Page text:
Housing starts and building permits dropped more than expected in February. Analysts at Wells Fargo believe that while the recent rise in long-term interest rates will be eyed as a contributor to February's declines, the drop was mostly due to harsh winter weather in Texas, which accounts for a large proportion of US housing starts. They add that some builders may also have refrained from starting projects due to soaring building materials prices, most notably lumber.
“Winter weather finally arrived in force during February, abruptly reversing what had been exceptionally strong starts over the prior two months. Overall starts fell 10.3%, while single-family starts fell 8.5%. Starts plummeted 34.9% in the Midwest and plunged 39.5% in the Northeast.”
“Winter weather finally arrived in full-force during February, abruptly reversing what had been exceptionally strong starts over the prior two months. Overall starts fell 10.3% to a 1.421 million-unit pace, marking the slowest pace since August. We expected to see some cooling in home building, as soaring building material prices as well as shortages of some materials and skilled labor have pressured contractors to hold off on projects.”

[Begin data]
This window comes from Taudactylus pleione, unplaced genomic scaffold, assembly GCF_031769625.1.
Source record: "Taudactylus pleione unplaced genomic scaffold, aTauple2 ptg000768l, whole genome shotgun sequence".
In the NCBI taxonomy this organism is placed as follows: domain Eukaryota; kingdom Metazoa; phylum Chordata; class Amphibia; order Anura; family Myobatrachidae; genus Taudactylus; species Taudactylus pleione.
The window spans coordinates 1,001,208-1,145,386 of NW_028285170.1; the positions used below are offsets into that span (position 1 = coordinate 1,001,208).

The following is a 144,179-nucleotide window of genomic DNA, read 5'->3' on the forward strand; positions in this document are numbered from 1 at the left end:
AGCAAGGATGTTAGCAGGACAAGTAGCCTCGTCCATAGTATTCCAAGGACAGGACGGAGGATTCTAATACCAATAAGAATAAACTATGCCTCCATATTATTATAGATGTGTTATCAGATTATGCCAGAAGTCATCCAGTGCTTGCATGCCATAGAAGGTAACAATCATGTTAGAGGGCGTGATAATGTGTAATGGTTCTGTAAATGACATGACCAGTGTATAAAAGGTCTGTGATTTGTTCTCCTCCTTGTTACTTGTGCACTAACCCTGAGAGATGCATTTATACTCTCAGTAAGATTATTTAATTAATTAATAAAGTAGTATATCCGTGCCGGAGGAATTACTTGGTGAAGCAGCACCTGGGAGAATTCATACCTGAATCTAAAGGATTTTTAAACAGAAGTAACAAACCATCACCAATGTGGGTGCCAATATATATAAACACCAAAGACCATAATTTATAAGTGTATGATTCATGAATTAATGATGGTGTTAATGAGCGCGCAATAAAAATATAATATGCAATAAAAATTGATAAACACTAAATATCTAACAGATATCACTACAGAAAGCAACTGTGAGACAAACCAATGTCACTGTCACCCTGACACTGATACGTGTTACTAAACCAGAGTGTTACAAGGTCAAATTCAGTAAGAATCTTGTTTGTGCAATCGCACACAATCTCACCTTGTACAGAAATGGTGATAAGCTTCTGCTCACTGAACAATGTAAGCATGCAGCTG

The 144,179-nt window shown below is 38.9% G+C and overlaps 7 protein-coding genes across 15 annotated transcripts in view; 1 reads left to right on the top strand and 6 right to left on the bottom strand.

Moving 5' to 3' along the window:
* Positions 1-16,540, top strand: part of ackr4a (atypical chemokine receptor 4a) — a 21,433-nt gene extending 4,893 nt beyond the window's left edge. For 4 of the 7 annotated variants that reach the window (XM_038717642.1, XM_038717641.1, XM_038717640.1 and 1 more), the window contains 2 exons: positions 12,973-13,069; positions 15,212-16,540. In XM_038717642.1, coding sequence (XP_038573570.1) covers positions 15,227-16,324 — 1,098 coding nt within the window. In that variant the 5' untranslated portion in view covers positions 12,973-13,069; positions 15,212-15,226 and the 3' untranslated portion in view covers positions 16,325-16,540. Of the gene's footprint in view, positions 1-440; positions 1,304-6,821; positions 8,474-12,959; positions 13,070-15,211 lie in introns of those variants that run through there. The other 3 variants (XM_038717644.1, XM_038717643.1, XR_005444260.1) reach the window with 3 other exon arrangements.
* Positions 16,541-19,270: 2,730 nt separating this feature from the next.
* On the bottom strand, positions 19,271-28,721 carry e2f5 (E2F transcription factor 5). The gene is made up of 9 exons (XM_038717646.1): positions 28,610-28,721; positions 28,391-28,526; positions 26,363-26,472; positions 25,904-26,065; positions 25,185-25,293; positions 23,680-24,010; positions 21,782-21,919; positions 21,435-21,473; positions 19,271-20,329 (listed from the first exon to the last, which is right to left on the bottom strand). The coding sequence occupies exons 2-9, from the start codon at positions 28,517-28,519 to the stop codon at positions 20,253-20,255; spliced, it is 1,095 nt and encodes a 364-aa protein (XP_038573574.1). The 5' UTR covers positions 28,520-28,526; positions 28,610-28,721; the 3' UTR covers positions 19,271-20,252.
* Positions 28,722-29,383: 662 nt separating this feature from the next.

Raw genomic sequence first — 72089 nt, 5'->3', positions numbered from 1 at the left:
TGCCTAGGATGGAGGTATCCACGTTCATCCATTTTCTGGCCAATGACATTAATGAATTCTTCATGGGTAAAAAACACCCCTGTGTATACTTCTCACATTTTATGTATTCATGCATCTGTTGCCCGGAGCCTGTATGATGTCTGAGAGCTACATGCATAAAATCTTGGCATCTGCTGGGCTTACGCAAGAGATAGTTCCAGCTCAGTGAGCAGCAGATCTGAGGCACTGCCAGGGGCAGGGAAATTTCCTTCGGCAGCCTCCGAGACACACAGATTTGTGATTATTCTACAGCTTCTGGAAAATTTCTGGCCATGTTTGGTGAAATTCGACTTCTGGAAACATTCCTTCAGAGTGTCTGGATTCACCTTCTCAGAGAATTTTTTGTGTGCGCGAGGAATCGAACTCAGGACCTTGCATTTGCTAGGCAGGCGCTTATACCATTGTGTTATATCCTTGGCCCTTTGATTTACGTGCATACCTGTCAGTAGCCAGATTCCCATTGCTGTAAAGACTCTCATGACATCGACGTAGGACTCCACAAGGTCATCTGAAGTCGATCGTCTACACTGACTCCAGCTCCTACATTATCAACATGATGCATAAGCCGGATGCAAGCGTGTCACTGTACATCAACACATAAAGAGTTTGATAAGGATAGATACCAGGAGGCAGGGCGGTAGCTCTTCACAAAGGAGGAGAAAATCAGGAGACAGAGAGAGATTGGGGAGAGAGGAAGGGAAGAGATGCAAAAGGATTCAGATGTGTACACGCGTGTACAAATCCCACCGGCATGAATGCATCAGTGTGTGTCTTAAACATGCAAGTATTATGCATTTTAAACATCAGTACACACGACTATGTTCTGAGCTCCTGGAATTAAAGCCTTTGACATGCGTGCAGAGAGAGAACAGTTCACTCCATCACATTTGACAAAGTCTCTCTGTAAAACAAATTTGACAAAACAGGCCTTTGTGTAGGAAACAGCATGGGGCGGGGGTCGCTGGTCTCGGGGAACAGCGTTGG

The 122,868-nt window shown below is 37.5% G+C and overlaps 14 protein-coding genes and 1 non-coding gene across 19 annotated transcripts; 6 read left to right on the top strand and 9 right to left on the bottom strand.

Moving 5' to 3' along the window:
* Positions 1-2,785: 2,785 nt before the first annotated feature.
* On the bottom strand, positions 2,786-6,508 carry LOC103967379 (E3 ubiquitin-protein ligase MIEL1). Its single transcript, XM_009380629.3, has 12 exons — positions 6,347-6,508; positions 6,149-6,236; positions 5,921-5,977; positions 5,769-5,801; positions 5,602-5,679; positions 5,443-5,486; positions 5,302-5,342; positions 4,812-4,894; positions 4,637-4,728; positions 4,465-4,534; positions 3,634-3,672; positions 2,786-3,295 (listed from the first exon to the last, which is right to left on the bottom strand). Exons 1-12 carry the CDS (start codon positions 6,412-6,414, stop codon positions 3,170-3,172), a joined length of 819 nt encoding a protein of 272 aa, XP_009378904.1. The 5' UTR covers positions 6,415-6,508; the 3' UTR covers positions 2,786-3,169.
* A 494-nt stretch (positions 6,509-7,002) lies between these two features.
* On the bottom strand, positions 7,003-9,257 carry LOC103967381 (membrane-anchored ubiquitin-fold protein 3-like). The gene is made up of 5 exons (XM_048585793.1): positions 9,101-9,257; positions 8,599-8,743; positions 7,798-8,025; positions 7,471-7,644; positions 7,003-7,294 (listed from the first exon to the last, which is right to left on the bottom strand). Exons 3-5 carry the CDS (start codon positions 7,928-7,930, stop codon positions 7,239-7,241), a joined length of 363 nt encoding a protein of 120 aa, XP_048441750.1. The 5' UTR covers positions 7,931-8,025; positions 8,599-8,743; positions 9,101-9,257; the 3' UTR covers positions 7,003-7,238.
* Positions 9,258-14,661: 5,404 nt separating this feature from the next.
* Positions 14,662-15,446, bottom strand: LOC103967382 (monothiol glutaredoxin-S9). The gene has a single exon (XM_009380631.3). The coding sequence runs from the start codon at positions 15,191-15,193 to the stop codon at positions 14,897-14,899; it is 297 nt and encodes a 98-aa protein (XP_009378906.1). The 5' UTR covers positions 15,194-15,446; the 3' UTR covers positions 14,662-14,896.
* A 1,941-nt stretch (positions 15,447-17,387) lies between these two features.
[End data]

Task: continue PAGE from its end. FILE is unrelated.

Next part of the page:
“Undoubtedly, the housing market is cooling off somewhat from the exceptionally strong pace seen late last year. At that point, demand was clearly exceeding supply, leading to a surge in home prices. Inventories of new and existing homes also remain exceptionally low, which is great news for home builders. Rising mortgage rates will likely temper demand somewhat this spring, but should not undermine demand in a major way as long mortgage rates maintain a 3% handle.”
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